New children’s book from Reporter columnist

Therese Palmiotto began writing the “Home on the Island” column for the Reporter last year, about experiences she and her husband James have enjoyed here with their son Dominick and daughter Abigail.

She also published a children’s book about the Island last summer, capturing many wonderful experiences here, from getting up close with ospreys, turtles, deer and other wildlife, to the fun of living on the water — swimming, fishing, sailing or just splashing. It’s called: “Exploring Shelter Island — a Book for Curious Young Visitors.”

The story is told in verse, with colorful illustrations by Samuel Palmiotto, her father-in-law. It was an immediate hit, selling out at their signing sessions at the Shelter Island Historical Society and elsewhere.

Now, they’ve published another book, “Creating Memories at Woodloch,” similarly introducing the reader to a place many families enjoy for getting close to nature and making memories together. We asked Therese to give us a peek behind the creative process.

SCD: The new book is about another special place for your family — just as the first one was about the Island. Can you tell a bit about Woodloch and family visits there?

TP: Woodloch is a Pocono Mountain all-inclusive resort that has been in operation since 1958, welcoming over 100,000 visitors per year. They are consistently voted the “#1 Best Resort For Families” (USA Today), “Best Hotel For Families” by Tripadvisor and “One of America’s Best Family Resorts (Better Homes & Gardens). As a long-returning guest who has been visiting for nearly 30 years, I wanted to capture those special memories and unique traditions, whether you’re visiting for the first time or want to reminisce about a vacation 20 years ago.

SCD: For both books, you’ve collaborated with your father-in-law Samuel. How does the process work — drawings first, text or simultaneously?

TP: I’m lucky to have an illustrator in the family. The process starts with my vision and text. I’ll typically give him very little direction in terms of the artwork because I find it fascinating to see how he interprets the narration, and then we take it from there. We appreciate each other’s creativity and collaborate to amend, add or delete along the way.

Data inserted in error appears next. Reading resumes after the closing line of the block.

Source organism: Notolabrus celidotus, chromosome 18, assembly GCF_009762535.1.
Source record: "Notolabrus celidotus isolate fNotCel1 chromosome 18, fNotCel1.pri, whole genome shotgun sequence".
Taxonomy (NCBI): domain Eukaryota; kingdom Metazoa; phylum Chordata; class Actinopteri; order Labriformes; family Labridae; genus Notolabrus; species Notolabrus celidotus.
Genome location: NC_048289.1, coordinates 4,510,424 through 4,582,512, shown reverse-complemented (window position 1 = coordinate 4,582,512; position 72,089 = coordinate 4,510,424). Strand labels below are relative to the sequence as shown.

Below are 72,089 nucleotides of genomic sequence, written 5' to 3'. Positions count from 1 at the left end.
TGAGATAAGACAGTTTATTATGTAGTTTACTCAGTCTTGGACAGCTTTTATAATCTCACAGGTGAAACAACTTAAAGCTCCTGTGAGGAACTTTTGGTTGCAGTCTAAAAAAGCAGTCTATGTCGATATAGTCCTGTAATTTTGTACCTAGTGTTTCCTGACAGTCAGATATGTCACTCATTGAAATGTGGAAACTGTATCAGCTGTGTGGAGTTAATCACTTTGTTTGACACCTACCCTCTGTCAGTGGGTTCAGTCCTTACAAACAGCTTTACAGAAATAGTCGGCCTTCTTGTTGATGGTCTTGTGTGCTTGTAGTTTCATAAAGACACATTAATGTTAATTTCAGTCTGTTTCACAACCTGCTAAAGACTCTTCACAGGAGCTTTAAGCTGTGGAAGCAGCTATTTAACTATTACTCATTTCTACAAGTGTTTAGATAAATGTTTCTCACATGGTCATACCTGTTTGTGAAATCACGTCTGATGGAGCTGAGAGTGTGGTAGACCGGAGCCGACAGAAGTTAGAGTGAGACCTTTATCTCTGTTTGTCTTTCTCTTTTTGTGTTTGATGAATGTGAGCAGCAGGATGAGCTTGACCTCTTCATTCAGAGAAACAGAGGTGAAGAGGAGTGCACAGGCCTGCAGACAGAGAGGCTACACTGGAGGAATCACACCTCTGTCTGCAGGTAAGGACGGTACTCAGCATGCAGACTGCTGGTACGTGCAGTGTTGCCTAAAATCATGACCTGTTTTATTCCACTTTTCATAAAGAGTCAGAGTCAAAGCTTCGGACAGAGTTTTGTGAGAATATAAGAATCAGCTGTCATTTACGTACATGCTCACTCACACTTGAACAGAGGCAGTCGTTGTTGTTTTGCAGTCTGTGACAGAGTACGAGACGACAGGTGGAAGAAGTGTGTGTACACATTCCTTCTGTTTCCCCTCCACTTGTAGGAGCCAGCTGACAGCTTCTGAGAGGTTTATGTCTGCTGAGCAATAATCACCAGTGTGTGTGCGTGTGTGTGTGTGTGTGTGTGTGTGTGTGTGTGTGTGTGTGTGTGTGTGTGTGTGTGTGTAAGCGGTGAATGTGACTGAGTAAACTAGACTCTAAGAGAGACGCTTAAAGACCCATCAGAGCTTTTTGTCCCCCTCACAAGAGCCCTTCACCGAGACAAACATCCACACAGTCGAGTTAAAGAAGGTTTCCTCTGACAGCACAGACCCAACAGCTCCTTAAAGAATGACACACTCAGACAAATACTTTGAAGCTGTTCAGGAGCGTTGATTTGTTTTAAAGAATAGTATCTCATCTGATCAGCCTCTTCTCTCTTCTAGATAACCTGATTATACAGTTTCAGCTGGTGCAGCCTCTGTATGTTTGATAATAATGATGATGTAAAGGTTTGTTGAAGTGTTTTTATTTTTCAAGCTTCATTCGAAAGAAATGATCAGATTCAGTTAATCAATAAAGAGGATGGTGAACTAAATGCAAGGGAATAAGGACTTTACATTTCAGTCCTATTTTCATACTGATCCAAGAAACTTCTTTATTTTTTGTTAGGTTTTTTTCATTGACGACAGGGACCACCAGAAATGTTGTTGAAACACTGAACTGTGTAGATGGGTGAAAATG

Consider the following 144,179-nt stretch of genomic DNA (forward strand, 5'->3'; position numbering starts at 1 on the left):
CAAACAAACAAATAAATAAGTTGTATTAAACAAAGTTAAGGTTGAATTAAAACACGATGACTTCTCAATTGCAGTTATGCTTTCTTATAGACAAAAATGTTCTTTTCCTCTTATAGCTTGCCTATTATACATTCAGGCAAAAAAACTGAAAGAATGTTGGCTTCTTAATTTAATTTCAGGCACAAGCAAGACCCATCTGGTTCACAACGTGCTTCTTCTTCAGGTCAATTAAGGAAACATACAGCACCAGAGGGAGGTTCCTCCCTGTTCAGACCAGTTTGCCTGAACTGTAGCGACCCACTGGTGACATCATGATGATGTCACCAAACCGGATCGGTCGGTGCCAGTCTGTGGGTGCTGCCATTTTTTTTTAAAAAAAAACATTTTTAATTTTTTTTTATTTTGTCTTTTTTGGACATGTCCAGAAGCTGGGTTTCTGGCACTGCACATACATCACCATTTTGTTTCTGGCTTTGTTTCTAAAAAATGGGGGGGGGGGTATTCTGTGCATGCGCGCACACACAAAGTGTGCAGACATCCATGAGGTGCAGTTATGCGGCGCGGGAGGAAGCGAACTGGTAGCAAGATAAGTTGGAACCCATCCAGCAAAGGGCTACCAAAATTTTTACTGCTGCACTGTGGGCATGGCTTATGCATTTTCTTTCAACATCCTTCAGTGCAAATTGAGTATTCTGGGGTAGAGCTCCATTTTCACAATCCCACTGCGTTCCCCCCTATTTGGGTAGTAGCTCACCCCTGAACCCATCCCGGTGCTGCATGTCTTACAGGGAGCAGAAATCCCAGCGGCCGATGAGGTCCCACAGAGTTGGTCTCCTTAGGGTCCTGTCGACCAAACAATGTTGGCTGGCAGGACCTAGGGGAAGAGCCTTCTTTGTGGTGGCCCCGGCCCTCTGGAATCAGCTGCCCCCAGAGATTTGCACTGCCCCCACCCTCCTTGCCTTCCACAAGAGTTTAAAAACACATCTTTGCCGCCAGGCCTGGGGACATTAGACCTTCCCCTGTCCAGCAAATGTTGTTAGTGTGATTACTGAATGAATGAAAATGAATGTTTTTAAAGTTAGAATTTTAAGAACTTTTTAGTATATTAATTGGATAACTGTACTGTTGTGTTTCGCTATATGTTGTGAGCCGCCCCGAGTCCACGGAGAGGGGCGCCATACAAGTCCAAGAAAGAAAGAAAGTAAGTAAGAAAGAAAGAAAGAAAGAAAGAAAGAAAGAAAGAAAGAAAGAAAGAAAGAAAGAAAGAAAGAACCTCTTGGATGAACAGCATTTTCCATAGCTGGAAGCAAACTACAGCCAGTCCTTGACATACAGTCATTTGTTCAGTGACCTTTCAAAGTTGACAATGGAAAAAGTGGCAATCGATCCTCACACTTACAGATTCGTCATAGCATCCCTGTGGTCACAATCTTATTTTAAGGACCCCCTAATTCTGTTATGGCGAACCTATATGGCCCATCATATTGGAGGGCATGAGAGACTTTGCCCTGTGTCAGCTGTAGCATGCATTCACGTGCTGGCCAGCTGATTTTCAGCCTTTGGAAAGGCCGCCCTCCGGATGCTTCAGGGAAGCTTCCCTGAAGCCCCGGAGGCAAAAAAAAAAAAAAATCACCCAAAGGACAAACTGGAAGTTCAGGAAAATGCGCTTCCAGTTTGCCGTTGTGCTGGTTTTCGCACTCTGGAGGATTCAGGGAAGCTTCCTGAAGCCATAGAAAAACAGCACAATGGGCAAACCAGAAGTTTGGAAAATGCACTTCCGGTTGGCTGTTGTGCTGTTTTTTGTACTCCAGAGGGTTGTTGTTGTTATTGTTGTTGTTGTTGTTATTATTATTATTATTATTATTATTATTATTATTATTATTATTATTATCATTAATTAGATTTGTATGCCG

SCD: The books are primarily aimed at children — do you get your children’s input in the process?

TP: Yes. It’s important to ask and understand what children feel is memorable. For the Woodloch book in particular, I made sure to get the input from children of all ages. Since the goal was to capture that nostalgia, I was interested to listen to and include many perspectives — including for example, adults who visited as children and yearn for those happy childhood memories.

SCD: Any new projects on the horizon — in your busy work/home/creative life — as if you have time to spare?

TP: I joke that I think some of my best work is done while brushing my teeth! Once I have the vision for a project, the process for channeling an idea into words is easy. I’ve published two books within six months and both of them had been ideas on the backburner just waiting to come to fruition. In both books [Exploring Shelter Island and Creating Memories at Woodloch], I identified locations I knew well and was very fond of. I recognized that many other people shared that enthusiasm, so I was inspired by the chance to bring that love to a tangible representation in the form of a book. For 2023, I’ve received a promotion at work and will be taking on a different role within my organization. I’m certainly planning on dedicating my energy to learning and developing there, but I can’t really turn off the creative ideas once I’m inspired. I had given my very first doll the name of ‘Luggage,’ so I’ve been enthralled by travel from an extremely young age. I do have an idea for another project that could be next on the horizon.

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